The next-gen MacBook Pro with Retina Display Reviewby Anand Lal Shimpi on June 23, 2012 4:14 AM EST
All Flash Storage
As expected, the next-gen MacBook Pro ditches mechanical storage in favor of a MacBook Air style NAND + SSD controller on a custom PCB. Apple refers to this solution as all-flash storage.
Apple’s distinction between Solid State Drives (SSDs) and all-flash storage boils down to what form the storage comes in. If it’s a standard form factor device in a chassis, it’s a solid state drive. If it’s just NAND + controller on a PCB? Then it’s all-flash storage. I suspect it’s a nicer way of saying proprietary SSD but either way they are technically the same thing, just in different forms.
The Samsung PM830 based rMBP NAND flash storage card, image courtesy iFixit
My Retina MacBook Pro was the upgraded model with a 512GB SSD, featuring Samsung’s PM830 controller. This is the same controller as in the Samsung SSD 830, which I’ve long felt was the best pair for Mac users who wanted an SSD upgrade. I’m not sure if other Retina MBPs may come with Toshiba’s SandForce based drive instead. I have one of these drives in house for a review but that’ll have to wait until next week.
Although both the Samsung and Toshiba/SandForce controllers support full disk encryption, neither hardware based encryption is supported by OS X’s FileVault 2. When OS X encrypts your boot volume not all areas are encrypted (such as the recovery partition). While I know SandForce allegedly offers multiple encryption levels across a volume I’ve never seen either controller claim support for partially unencrypted volumes. In this case it looks like for Apple to take advantage of SSD controller based encryption it would need more flexible encryption support on the controller level. If I were an SSD controller vendor I’d be paying close attention to this requirement.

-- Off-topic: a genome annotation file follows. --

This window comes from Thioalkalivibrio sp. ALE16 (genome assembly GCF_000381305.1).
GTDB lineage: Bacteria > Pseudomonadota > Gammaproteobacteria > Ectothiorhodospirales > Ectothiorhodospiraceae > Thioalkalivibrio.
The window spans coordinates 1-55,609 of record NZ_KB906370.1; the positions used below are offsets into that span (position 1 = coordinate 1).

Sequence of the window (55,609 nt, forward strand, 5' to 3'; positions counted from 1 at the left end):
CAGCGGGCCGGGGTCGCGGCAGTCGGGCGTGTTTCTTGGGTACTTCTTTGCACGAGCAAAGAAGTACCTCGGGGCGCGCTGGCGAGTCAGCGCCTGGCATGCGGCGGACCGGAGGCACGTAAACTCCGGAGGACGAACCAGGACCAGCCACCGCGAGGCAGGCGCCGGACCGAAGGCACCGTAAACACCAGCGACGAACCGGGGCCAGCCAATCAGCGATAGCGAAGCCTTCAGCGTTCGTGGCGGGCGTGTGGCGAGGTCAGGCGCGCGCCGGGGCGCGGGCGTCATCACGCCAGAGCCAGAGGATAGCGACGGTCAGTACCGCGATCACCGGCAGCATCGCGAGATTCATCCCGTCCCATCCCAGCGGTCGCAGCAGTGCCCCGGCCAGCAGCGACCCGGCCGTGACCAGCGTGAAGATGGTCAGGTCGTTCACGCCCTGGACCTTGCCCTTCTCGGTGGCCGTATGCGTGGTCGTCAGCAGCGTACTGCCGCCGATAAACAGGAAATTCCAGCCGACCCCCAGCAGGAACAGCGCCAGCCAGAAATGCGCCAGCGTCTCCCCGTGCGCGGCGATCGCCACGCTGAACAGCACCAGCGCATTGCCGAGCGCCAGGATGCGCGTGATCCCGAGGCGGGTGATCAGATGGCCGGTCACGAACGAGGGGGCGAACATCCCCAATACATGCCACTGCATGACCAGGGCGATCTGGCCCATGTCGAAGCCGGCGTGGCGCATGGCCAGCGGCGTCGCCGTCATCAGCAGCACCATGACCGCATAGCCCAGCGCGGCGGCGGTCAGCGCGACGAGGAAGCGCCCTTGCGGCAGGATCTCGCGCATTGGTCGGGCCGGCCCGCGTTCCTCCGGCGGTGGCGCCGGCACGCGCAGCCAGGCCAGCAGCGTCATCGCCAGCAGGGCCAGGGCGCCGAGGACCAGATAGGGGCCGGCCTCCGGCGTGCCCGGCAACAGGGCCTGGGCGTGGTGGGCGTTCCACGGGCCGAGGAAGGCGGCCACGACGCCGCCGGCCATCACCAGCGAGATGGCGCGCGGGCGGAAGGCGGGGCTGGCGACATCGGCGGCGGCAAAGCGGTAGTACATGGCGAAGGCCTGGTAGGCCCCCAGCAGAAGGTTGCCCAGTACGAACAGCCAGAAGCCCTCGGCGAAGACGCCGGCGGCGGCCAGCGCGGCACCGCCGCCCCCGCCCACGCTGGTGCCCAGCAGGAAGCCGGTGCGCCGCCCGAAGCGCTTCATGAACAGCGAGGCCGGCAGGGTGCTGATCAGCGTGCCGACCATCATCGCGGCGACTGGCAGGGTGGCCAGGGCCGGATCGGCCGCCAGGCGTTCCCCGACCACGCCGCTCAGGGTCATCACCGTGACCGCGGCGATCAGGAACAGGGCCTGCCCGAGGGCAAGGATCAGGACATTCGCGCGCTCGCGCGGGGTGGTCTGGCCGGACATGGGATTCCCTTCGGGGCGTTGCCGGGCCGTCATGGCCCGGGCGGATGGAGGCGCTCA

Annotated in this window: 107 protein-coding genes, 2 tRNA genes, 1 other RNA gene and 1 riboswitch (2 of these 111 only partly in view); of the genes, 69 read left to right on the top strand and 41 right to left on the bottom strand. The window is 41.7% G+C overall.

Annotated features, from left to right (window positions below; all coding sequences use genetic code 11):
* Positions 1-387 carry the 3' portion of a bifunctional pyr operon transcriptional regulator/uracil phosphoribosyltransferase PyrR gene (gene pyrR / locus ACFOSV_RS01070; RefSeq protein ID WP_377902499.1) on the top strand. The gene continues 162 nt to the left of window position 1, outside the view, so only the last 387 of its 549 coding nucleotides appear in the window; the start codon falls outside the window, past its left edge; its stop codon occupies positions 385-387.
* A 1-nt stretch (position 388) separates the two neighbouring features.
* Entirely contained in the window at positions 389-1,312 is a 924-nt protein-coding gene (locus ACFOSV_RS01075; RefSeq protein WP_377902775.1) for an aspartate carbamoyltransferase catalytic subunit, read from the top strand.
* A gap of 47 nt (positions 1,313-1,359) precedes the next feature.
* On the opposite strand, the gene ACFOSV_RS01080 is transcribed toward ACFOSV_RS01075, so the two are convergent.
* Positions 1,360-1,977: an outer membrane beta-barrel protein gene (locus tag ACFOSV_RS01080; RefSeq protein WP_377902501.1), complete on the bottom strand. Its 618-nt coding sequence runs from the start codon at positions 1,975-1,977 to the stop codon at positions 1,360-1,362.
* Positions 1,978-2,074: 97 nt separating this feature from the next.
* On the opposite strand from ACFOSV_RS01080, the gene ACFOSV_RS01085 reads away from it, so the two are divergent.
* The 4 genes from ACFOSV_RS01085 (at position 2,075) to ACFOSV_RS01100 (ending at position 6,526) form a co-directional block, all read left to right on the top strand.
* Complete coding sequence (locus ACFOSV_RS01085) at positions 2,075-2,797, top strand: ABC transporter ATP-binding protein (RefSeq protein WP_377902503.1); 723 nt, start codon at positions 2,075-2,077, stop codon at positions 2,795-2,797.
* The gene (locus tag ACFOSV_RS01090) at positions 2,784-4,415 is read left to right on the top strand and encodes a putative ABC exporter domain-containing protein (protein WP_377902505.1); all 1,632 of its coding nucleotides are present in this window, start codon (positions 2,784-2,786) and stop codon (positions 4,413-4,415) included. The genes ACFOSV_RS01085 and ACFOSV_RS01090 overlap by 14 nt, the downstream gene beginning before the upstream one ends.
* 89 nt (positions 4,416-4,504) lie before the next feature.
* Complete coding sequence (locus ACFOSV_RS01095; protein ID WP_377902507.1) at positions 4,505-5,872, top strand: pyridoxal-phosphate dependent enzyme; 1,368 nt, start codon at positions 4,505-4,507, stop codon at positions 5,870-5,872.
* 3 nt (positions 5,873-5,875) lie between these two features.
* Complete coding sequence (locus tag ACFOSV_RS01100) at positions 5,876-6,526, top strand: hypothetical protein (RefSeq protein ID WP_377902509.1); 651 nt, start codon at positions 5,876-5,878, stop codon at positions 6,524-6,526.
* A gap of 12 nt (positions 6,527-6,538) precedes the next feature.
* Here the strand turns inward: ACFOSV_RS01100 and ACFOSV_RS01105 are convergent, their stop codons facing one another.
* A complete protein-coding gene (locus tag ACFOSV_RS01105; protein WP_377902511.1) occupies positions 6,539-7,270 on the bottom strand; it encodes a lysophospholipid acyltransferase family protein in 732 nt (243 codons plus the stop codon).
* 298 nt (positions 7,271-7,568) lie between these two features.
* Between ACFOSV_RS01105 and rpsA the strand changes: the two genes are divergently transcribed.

Both the Samsung and Toshiba controllers support 6Gbps SATA - as a result performance is significantly better compared to previous Apple branded SSDs. I borrowed a friend’s 2010 MacBook Pro which happened to have a Toshiba based SSD installed and ran it through our standard Iometer four-corners test suite. This was a well used drive and thus the performance is even worse than last year's MacBook Airs. The improvement in performance is astounding:
The move to 6Gbps SATA is often associated with a huge bump in sequential transfer rates, but in this case Apple enjoys a significant increase in random speeds as well. Note that some of this improvement is going to be due to the fully populated configuration of the PM830 in the Retina MacBook Pro's SSD, but that shouldn't downplay the significance of the move to Samsung's latest controller. The previous generation controller used last year just wasn't very good, and the Toshiba alternative was even worse. This year, Apple finally has a good solid state story to tell.
How much of this are you going to be able to actually tell in day to day use of the system? The sequential transfer rates are most tangible when you are writing to or reading large files like movies to your drive. Obviously you need a source that's fast enough to hit these speeds. Although USB 3.0 can come close you're unlikely to have a USB 3.0 SSD that's as fast as the internal drive. Moving large files between your internal SSD and Promise's Pegasus R4/R6 is where you'll really appreciate this performance.
The random access improvements are likely overkill for most normal uses. Things like program launches, compiling, web browsing, and any other normal application IO will depend on a mixture of random and sequential IO. The key is to have good enough random IO performance to avoid becoming a bottleneck. I can safely say that the numbers we see here are more than enough.
While previous Apple SSDs were nice only from a convenience standpoint, at least the Samsung option in the Retina MacBook Pro is what I’d recommend even if Apple didn’t bundle it with the machine.